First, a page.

4 Elements of a High-Performing Sales Culture

Building High Performance Teams 1
Gabrielle Hughes
Content Marketing Manager

Building a sales culture of transparency and accountability is a new concept for most sales teams. An open culture of communication makes for happier employees because everyone knows what is happening and why.

In an environment filled with strong personalities, this can be a difficult thing to accomplish – however, technology makes it easier.

Ensure everyone is on the same page

Is your team aware of how much revenue this quarter/month/year? Does each sales rep know how much they need to contribute to making this a reality? Shifting the conversation from rep-centric quota attainment to team success helps to open everyone’s eyes to what is happening in the room.

In order to achieve this, you don’t need to make major changes to compensation plans – a small bonus or the promise of a team trip at the end of the quarter is often enough. What you might find is that by publishing and highlighting the team goal, you as a leader implement and exemplify transparency.

Share data with the team

Take your transparency a step further by highlighting the data that matters most. Make sure everyone knows the number of marketing leads that you expect each month. Set targets for the number of meetings you expect your Sales Development team to set, as well as how many calls and emails they need to send to get them booked. Likewise, set targets for the amount of pipeline you want your sales team to create themselves, as well as the amount of revenue you expect them to close.

Don’t be afraid to add in the number of meetings your CEO, or your VP of Sales, has with customers, or the number of new leads your Customer Success team has generated through referrals. By mandating accountability for everyone across the board, you lift the burden on your sales team and they won’t feel like they are the only ones who need to be transparent to the company.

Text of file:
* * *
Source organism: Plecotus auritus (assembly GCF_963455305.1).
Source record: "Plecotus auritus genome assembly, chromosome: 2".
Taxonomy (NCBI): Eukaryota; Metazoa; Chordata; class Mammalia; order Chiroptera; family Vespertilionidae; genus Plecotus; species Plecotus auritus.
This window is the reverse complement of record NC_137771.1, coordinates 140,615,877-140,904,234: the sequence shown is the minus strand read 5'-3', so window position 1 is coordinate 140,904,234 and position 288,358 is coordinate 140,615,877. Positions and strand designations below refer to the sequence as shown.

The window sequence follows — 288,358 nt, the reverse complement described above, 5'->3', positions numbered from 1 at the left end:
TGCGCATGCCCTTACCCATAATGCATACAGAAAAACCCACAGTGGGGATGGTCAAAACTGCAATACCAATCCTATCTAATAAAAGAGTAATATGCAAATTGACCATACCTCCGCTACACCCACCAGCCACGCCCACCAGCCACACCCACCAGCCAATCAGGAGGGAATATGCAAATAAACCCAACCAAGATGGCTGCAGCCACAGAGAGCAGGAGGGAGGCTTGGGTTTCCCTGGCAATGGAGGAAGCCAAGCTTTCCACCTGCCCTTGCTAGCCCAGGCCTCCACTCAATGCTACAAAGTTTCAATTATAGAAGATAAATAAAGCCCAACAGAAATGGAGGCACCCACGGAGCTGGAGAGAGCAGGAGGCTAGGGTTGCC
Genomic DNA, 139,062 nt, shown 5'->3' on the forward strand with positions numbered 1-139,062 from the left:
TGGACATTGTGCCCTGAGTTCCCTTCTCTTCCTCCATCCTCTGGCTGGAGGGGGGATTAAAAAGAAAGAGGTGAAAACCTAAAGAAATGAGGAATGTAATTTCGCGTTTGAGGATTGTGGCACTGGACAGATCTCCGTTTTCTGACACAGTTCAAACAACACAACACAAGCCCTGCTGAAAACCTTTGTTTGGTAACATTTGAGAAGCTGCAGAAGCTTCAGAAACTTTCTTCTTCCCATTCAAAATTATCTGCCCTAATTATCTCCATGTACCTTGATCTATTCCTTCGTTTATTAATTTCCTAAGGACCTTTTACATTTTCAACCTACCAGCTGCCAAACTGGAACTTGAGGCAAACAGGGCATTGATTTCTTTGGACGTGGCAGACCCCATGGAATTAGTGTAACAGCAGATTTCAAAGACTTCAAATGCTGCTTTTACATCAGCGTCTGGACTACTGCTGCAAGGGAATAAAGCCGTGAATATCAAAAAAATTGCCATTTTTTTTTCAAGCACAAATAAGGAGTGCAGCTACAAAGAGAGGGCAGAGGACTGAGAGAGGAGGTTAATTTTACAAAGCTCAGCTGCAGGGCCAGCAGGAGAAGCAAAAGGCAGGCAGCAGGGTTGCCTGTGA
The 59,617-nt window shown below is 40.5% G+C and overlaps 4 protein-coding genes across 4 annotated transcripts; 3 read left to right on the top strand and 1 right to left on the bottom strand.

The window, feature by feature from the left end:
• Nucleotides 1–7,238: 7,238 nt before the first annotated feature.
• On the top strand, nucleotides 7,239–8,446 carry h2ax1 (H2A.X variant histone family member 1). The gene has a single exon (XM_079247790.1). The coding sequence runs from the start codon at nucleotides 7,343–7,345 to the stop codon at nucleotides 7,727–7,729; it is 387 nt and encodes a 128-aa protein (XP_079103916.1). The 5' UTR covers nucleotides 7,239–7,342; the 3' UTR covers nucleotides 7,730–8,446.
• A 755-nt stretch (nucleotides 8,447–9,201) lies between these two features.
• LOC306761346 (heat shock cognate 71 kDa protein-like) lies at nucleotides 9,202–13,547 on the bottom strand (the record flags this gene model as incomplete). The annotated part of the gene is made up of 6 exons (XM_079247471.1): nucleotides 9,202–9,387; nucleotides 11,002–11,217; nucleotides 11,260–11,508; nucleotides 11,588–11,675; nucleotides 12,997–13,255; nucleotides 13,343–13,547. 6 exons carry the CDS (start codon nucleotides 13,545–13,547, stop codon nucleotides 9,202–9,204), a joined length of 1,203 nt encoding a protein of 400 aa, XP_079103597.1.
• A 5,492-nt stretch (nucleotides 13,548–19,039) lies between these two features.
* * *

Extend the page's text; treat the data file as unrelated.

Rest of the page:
Win and Lose Together

Celebrating wins is easy – accepting that a sales pitch isn’t working, or that a new pricing strategy is driving down your deal sizes, is not.  

Part of maintaining an environment of transparency includes sitting down with your team and running an analysis on all of the deals that you lost. This should not be time spent dwelling on past failures, but rather the time to address them as a team.

One way to to go about this? Run sessions where each salesperson presents one to two deals that they lost. Provide them with constructive insight on how they can improve moving forward. And if it’s pricing or messaging that needs to be changed, explain why you’re doing it and the rationale for the new approach.

Be upfront with customers

Being transparent also extends externally, especially to customers. There’s nothing a worse than coming across hidden fees while they’re trying to purchase something new.

Consider building a pricing tool where customers can find out exactly how much your service will cost for their business. Or, when a customer is not a great fit for your product, recommend another provider — no matter how painful it is to lose their business. By being clear and upfront, you’ll have a happier customer for the long term when you are a great fit.

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